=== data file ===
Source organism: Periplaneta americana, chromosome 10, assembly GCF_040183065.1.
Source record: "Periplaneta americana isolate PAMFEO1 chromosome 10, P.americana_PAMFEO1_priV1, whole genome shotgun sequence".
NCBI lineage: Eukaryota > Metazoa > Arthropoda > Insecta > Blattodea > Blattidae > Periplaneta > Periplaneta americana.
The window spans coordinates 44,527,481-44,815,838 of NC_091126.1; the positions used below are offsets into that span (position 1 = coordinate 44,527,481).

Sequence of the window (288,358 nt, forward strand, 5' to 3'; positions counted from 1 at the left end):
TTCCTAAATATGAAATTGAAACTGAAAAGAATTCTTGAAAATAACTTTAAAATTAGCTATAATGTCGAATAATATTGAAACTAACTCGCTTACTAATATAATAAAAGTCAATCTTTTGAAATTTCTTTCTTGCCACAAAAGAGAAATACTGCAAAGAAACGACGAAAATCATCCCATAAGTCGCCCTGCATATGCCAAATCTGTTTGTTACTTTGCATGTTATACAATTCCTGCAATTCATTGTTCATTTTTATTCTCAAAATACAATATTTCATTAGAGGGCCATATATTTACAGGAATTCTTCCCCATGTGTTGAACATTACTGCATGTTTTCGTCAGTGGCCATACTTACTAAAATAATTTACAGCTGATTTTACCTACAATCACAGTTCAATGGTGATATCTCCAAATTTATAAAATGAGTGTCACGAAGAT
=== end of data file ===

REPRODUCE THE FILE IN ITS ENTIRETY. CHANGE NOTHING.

Source organism: Periplaneta americana, chromosome 10, assembly GCF_040183065.1.
Source record: "Periplaneta americana isolate PAMFEO1 chromosome 10, P.americana_PAMFEO1_priV1, whole genome shotgun sequence".
NCBI lineage: Eukaryota > Metazoa > Arthropoda > Insecta > Blattodea > Blattidae > Periplaneta > Periplaneta americana.
The window spans coordinates 44,527,481-44,815,838 of NC_091126.1; the positions used below are offsets into that span (position 1 = coordinate 44,527,481).

Sequence of the window (288,358 nt, forward strand, 5' to 3'; positions counted from 1 at the left end):
TTCCTAAATATGAAATTGAAACTGAAAAGAATTCTTGAAAATAACTTTAAAATTAGCTATAATGTCGAATAATATTGAAACTAACTCGCTTACTAATATAATAAAAGTCAATCTTTTGAAATTTCTTTCTTGCCACAAAAGAGAAATACTGCAAAGAAACGACGAAAATCATCCCATAAGTCGCCCTGCATATGCCAAATCTGTTTGTTACTTTGCATGTTATACAATTCCTGCAATTCATTGTTCATTTTTATTCTCAAAATACAATATTTCATTAGAGGGCCATATATTTACAGGAATTCTTCCCCATGTGTTGAACATTACTGCATGTTTTCGTCAGTGGCCATACTTACTAAAATAATTTACAGCTGATTTTACCTACAATCACAGTTCAATGGTGATATCTCCAAATTTATAAAATGAGTGTCACGAAGAT